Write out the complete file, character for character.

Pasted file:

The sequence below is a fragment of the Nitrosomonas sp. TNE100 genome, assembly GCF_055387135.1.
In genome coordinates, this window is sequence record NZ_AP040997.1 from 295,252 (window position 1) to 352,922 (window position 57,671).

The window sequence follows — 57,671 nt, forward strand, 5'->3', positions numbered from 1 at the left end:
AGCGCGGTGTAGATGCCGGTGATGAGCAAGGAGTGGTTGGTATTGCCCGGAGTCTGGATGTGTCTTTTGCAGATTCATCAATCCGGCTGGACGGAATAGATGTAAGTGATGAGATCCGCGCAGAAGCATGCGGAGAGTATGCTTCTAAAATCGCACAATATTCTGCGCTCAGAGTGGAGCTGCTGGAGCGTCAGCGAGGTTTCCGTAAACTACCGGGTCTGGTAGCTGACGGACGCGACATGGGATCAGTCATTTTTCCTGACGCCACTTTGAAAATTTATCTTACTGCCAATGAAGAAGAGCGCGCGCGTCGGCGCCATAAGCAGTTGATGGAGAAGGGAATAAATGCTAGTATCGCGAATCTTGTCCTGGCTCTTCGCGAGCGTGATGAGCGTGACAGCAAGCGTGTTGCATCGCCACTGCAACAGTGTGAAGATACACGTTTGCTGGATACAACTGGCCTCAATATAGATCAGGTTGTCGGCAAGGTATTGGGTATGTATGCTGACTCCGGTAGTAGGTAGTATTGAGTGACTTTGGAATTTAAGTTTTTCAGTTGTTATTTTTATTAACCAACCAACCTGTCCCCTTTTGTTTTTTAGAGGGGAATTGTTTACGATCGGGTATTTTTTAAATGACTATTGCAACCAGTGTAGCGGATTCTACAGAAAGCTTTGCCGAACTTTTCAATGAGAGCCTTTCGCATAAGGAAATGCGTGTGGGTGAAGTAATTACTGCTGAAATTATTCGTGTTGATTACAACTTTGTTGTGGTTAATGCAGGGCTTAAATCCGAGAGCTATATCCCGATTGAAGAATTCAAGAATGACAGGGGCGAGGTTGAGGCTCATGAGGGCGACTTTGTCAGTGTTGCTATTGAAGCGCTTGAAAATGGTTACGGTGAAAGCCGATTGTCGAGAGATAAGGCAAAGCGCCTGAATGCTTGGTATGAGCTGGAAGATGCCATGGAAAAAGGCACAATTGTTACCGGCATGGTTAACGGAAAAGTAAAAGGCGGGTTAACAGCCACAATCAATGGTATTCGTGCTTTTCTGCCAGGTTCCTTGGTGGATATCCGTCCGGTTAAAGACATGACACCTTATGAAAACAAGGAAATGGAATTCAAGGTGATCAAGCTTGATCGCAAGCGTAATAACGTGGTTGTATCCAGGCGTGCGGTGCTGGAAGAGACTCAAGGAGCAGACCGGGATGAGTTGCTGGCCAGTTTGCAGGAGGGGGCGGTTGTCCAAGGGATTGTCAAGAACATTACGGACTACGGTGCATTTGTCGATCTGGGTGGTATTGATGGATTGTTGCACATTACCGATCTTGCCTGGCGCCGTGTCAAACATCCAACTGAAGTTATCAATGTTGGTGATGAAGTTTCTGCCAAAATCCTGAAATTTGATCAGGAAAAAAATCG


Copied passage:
The sequence below is a fragment of the Nitrosomonas sp. TNE100 genome, assembly GCF_055387135.1.
In genome coordinates, this window is sequence record NZ_AP040997.1 from 295,252 (window position 1) to 352,922 (window position 57,671).

The window sequence follows — 57,671 nt, forward strand, 5'->3', positions numbered from 1 at the left end:
AGCGCGGTGTAGATGCCGGTGATGAGCAAGGAGTGGTTGGTATTGCCCGGAGTCTGGATGTGTCTTTTGCAGATTCATCAATCCGGCTGGACGGAATAGATGTAAGTGATGAGATCCGCGCAGAAGCATGCGGAGAGTATGCTTCTAAAATCGCACAATATTCTGCGCTCAGAGTGGAGCTGCTGGAGCGTCAGCGAGGTTTCCGTAAACTACCGGGTCTGGTAGCTGACGGACGCGACATGGGATCAGTCATTTTTCCTGACGCCACTTTGAAAATTTATCTTACTGCCAATGAAGAAGAGCGCGCGCGTCGGCGCCATAAGCAGTTGATGGAGAAGGGAATAAATGCTAGTATCGCGAATCTTGTCCTGGCTCTTCGCGAGCGTGATGAGCGTGACAGCAAGCGTGTTGCATCGCCACTGCAACAGTGTGAAGATACACGTTTGCTGGATACAACTGGCCTCAATATAGATCAGGTTGTCGGCAAGGTATTGGGTATGTATGCTGACTCCGGTAGTAGGTAGTATTGAGTGACTTTGGAATTTAAGTTTTTCAGTTGTTATTTTTATTAACCAACCAACCTGTCCCCTTTTGTTTTTTAGAGGGGAATTGTTTACGATCGGGTATTTTTTAAATGACTATTGCAACCAGTGTAGCGGATTCTACAGAAAGCTTTGCCGAACTTTTCAATGAGAGCCTTTCGCATAAGGAAATGCGTGTGGGTGAAGTAATTACTGCTGAAATTATTCGTGTTGATTACAACTTTGTTGTGGTTAATGCAGGGCTTAAATCCGAGAGCTATATCCCGATTGAAGAATTCAAGAATGACAGGGGCGAGGTTGAGGCTCATGAGGGCGACTTTGTCAGTGTTGCTATTGAAGCGCTTGAAAATGGTTACGGTGAAAGCCGATTGTCGAGAGATAAGGCAAAGCGCCTGAATGCTTGGTATGAGCTGGAAGATGCCATGGAAAAAGGCACAATTGTTACCGGCATGGTTAACGGAAAAGTAAAAGGCGGGTTAACAGCCACAATCAATGGTATTCGTGCTTTTCTGCCAGGTTCCTTGGTGGATATCCGTCCGGTTAAAGACATGACACCTTATGAAAACAAGGAAATGGAATTCAAGGTGATCAAGCTTGATCGCAAGCGTAATAACGTGGTTGTATCCAGGCGTGCGGTGCTGGAAGAGACTCAAGGAGCAGACCGGGATGAGTTGCTGGCCAGTTTGCAGGAGGGGGCGGTTGTCCAAGGGATTGTCAAGAACATTACGGACTACGGTGCATTTGTCGATCTGGGTGGTATTGATGGATTGTTGCACATTACCGATCTTGCCTGGCGCCGTGTCAAACATCCAACTGAAGTTATCAATGTTGGTGATGAAGTTTCTGCCAAAATCCTGAAATTTGATCAGGAAAAAAATCG